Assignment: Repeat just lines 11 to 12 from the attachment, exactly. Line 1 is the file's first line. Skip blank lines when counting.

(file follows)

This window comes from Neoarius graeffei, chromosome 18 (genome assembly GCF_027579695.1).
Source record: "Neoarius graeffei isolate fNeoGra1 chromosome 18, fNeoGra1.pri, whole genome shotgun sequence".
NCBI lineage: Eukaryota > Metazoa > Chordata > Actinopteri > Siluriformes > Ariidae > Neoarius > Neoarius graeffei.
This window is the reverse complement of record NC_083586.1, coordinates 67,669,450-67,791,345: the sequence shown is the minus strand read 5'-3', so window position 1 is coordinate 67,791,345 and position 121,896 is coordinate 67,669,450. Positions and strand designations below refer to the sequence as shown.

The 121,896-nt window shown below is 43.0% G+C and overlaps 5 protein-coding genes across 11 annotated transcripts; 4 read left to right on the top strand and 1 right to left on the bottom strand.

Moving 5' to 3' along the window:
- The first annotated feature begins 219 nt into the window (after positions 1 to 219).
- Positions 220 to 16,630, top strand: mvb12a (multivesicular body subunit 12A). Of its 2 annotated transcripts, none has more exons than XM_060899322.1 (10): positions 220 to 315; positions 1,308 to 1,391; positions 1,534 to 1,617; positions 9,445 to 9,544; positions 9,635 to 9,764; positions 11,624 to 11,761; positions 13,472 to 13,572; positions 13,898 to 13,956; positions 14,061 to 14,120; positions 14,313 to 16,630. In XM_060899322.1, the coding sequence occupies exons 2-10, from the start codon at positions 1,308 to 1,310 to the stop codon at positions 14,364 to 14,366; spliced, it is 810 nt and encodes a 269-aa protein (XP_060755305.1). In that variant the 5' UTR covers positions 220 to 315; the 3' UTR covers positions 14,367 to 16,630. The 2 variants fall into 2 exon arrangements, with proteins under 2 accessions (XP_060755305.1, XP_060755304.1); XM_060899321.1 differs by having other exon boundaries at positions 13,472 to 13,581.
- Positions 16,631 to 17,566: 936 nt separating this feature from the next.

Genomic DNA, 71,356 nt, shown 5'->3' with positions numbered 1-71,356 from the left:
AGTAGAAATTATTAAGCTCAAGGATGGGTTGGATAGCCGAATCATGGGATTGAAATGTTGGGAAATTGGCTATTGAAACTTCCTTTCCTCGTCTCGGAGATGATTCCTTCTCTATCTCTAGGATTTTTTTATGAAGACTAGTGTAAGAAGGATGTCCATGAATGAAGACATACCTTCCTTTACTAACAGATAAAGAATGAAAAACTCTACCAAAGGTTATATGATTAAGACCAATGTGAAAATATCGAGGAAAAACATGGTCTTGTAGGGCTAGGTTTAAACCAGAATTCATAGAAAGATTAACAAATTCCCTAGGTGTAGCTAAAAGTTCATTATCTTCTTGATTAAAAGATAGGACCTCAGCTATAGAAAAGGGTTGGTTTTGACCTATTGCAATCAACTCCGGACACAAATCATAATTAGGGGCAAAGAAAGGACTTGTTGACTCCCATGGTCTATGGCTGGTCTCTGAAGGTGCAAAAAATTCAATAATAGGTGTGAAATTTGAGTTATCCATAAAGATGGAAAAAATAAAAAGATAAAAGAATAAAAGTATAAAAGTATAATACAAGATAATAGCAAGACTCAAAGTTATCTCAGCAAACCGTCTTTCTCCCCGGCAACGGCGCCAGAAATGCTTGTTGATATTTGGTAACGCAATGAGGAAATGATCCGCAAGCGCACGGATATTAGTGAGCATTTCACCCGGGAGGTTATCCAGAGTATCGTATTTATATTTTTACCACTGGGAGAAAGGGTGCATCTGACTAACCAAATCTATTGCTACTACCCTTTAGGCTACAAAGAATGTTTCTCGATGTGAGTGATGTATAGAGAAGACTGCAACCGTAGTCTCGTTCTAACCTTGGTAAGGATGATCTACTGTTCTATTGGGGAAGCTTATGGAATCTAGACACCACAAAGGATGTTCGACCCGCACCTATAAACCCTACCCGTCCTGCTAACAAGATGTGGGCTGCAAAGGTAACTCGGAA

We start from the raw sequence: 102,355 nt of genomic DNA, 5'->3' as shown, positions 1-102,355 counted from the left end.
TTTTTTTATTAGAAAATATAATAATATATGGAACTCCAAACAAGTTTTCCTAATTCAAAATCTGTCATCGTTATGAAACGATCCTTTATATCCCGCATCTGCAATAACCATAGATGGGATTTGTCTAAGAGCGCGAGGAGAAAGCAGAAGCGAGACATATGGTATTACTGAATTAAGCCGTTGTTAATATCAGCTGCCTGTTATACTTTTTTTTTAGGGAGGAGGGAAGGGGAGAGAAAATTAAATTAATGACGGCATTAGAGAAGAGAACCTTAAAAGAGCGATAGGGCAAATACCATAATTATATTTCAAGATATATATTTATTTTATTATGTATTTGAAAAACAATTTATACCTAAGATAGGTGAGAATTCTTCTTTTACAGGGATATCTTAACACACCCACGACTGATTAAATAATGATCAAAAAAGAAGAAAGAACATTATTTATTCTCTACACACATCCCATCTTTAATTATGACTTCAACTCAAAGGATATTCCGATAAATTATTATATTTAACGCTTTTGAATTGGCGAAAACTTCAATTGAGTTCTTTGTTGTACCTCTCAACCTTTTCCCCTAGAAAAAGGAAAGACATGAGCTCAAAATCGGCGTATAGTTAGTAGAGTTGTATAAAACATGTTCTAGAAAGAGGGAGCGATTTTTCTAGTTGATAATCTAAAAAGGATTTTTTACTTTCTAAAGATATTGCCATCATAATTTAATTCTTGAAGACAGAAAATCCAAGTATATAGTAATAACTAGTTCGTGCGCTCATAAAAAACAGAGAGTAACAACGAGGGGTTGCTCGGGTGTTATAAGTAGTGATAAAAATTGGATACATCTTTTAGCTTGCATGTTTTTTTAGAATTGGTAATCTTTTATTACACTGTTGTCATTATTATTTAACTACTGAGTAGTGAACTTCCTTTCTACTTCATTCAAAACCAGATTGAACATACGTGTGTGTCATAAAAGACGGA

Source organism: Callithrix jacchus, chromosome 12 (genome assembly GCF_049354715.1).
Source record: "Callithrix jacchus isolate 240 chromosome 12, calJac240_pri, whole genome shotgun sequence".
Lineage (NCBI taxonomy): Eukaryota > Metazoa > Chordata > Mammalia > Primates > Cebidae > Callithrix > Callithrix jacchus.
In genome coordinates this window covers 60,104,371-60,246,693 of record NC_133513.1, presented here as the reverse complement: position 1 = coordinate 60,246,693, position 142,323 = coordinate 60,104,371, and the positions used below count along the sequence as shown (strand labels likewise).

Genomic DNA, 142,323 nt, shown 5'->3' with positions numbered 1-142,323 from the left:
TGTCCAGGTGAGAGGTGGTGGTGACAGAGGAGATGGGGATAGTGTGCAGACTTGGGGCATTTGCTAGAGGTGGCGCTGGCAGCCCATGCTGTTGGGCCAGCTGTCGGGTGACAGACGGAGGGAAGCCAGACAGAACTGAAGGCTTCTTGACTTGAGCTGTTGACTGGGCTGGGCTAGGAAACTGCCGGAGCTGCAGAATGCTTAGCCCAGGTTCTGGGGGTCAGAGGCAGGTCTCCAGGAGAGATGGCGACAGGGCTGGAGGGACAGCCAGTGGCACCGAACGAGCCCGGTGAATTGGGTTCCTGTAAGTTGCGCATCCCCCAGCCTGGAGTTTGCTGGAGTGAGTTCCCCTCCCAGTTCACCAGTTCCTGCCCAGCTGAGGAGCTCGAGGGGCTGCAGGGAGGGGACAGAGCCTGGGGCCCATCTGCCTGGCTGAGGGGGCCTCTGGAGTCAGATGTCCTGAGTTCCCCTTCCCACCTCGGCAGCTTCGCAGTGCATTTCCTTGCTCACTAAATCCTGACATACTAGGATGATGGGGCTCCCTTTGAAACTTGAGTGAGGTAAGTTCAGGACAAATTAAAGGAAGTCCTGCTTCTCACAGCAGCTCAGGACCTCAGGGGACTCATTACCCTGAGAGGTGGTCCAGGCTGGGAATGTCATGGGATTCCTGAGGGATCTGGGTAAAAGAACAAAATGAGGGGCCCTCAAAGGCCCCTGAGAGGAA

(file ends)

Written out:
AGTAGAAATTATTAAGCTCAAGGATGGGTTGGATAGCCGAATCATGGGATTGAAATGTTGGGAAATTGGCTATTGAAACTTCCTTTCCTCGTCTCGGAGATGATTCCTTCTCTATCTCTAGGATTTTTTTATGAAGACTAGTGTAAGAAGGATGTCCATGAATGAAGACATACCTTCCTTTACTAACAGATAAAGAATGAAAAACTCTACCAAAGGTTATATGATTAAGACCAATGTGAAAATATCGAGGAAAAACATGGTCTTGTAGGGCTAGGTTTAAACCAGAATTCATAGAAAGATTAACAAATTCCCTAGGTGTAGCTAAAAGTTCATTATCTTCTTGATTAAAAGATAGGACCTCAGCTATAGAAAAGGGTTGGTTTTGACCTATTGCAATCAACTCCGGACACAAATCATAATTAGGGGCAAAGAAAGGACTTGTTGACTCCCATGGTCTATGGCTGGTCTCTGAAGGTGCAAAAAATTCAATAATAGGTGTGAAATTTGAGTTATCCATAAAGATGGAAAAAATAAAAAGATAAAAGAATAAAAGTATAAAAGTATAATACAAGATAATAGCAAGACTCAAAGTTATCTCAGCAAACCGTCTTTCTCCCCGGCAACGGCGCCAGAAATGCTTGTTGATATTTGGTAACGCAATGAGGAAATGATCCGCAAGCGCACGGATATTAGTGAGCATTTCACCCGGGAGGTTATCCAGAGTATCGTATTTATATTTTTACCACTGGGAGAAAGGGTGCATCTGACTAACCAAATCTATTGCTACTACCCTTTAGGCTACAAAGAATGTTTCTCGATGTGAGTGATGTATAGAGAAGACTGCAACCGTAGTCTCGTTCTAACCTTGGTAAGGATGATCTACTGTTCTATTGGGGAAGCTTATGGAATCTAGACACCACAAAGGATGTTCGACCCGCACCTATAAACCCTACCCGTCCTGCTAACAAGATGTGGGCTGCAAAGGTAACTCGGAA

We start from the raw sequence: 102,355 nt of genomic DNA, 5'->3' as shown, positions 1-102,355 counted from the left end.